Driven by a Dad-Lad Bond

The Unsers honor Father's Day with their shared passion for auto racing.

"If they don't want to be race-car drivers, that's fine," the 62-year-old former champion says. "Just as with my son. If he didn't want to be a race-car driver, he was still my son, and he didn't have to race. And my nephews didn't have to be race-car drivers. As long as they do in life what they want to do and they're successful, that's all that counts."

But every time Big Al watches his son slip into the seat, he still gets a chill. "Oh, yes," he says. "It pleases me very, very much, and I think it pleases him to know I'm there." Gentlemen, start your emotions.


Hey, there, hockey fan. Crack a cold one and enjoy the euphoria while you can. Because it may soon be time to wipe the tear gas from your eye, pull that flapping Avs pennant back into the car and get ready for a bitter dose of reality. The Colorado Avalanche team that fought so gallantly to win Lord Stanley's Cup this spring, the team that overcame the loss of Peter Forsberg, Joe Sakic's sore shoulder and the New Jersey Devils' vaunted neutral-zone trap could vanish like the ice cubes in last night's champagne bucket.

Delighted rookie owner Stan Kroenke and deft general manager Pierre Lacroix aren't talking just yet because they still have parade-sore feet and their snoots full of Dom Perignon. Almost by necessity, though, the Avs will become the Av-Nots next season. Defenseman Ray Bourque (Have you heard? Guy's been in the league 22 years!) finally got to kiss the Cup Saturday night and thus can go the way of Elway in peace. Meanwhile, three key Avs -- all free agents now -- account for more than one third of the team's $58 million player payroll, which is the third highest in the NHL. Unless Kroenke is really Croesus, or the Avs jack the nosebleed tickets up to $150 per, somebody will have to go. Sakic earned $7.9 million this season, goalie Patrick Roy $7.5 million and former L.A. Kings defenseman Rob Blake got $5.2 million. If two of them aren't wearing new jerseys next season, most puckheads will be surprised.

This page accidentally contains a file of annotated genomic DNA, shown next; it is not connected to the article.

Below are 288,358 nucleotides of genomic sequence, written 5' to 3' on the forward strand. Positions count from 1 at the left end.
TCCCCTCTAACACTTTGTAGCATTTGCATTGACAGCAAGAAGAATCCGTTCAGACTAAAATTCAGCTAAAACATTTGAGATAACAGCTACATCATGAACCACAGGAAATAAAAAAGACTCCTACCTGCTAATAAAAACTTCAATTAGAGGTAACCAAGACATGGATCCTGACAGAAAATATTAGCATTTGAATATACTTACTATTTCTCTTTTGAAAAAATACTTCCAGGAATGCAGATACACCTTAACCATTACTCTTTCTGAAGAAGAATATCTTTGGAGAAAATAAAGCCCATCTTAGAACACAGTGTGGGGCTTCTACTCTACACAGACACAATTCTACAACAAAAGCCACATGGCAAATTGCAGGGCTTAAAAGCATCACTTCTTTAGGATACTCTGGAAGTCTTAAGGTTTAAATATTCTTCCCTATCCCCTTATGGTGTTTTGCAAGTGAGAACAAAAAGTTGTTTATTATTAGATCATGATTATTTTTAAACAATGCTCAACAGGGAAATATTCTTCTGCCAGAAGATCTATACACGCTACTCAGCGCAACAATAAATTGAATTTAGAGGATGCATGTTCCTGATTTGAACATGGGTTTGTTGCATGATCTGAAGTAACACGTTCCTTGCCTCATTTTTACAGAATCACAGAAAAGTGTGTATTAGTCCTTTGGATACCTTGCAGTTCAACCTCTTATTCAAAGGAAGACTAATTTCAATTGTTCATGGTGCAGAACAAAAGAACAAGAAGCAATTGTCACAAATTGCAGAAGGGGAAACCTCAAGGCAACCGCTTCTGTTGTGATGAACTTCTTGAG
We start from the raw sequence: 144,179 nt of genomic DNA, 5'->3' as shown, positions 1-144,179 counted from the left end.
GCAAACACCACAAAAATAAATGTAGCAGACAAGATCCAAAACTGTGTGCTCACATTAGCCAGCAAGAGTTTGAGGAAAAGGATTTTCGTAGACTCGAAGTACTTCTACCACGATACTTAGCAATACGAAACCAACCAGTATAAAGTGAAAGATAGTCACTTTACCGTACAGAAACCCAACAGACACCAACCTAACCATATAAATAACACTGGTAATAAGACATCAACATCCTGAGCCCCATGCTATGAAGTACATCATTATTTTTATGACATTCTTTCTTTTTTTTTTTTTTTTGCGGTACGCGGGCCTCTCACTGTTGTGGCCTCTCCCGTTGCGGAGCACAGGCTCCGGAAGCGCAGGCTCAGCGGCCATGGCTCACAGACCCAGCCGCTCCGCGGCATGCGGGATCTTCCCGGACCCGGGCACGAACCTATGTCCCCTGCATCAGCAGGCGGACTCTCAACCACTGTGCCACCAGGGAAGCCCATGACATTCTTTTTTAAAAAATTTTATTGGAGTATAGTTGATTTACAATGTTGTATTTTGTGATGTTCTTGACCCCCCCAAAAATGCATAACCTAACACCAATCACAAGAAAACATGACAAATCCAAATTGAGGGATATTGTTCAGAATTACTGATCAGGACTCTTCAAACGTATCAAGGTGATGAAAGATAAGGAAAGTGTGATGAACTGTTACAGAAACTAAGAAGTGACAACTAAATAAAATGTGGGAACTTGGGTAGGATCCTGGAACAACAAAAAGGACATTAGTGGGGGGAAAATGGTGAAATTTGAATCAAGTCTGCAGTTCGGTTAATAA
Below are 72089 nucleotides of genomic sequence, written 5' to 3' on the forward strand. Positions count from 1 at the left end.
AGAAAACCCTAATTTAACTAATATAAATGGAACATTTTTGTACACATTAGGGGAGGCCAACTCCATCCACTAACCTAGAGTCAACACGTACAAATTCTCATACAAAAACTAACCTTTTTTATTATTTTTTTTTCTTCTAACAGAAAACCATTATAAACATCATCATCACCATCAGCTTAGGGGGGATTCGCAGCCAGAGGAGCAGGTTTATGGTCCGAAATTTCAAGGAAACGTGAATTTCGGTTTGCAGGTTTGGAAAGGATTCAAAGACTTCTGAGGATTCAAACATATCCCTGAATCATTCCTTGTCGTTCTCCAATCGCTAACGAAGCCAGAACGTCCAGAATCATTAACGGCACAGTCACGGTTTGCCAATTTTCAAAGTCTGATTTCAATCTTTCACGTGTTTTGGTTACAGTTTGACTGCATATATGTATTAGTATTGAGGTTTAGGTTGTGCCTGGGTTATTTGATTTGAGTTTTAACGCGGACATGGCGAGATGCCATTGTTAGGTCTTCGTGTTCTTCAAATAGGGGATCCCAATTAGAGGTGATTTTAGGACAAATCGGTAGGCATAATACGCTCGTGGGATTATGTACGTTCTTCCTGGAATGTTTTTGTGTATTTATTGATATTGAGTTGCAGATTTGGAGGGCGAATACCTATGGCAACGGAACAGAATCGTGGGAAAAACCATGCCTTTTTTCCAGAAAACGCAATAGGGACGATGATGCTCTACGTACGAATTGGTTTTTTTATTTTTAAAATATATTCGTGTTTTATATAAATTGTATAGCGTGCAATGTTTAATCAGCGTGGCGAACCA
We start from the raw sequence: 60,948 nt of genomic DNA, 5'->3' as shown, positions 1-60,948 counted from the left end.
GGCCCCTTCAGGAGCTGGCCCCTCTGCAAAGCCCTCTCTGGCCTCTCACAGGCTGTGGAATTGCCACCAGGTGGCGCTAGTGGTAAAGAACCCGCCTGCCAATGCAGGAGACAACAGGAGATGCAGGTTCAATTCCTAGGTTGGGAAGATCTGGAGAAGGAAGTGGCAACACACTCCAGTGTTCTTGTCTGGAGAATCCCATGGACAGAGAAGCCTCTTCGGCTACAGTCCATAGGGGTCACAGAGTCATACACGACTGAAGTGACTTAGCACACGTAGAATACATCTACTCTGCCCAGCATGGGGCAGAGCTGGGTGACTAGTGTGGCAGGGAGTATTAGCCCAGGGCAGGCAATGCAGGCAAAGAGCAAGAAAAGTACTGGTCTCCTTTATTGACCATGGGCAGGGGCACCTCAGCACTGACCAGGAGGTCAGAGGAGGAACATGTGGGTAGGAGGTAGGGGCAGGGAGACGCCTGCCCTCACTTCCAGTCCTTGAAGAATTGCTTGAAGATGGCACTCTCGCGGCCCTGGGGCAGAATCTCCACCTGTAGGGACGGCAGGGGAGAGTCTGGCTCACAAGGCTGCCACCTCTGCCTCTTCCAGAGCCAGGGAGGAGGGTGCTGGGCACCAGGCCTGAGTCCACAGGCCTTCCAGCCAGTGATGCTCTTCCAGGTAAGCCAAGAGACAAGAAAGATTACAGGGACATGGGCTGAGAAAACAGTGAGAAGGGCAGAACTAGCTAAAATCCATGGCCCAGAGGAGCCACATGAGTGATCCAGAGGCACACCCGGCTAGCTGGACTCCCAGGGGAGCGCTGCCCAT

Also consider the Forsberg Factor. Some other well-conditioned pro athletes have recovered from spleen-removal surgery to resume their careers, but there's no guarantee in this life. The team's fine younger players -- Milan Hejduk, Chris Drury, Alex Tanguay, Martin Skoula -- promise a great future for hockey at the Pepsi Center, but the Avs minus Roy, or the Avs minus Sakic and Blake, could well mean the Avs minus a spiritual heartbeat. The Avs minus Forsberg? Don't even think about it.

The best team in the game has won the game's ultimate treasure for the second time, but we might do well to remember that no party lasts forever -- regardless of how much Mace the cops are carrying. It's only natural, after all, for an avalanche to go downhill.

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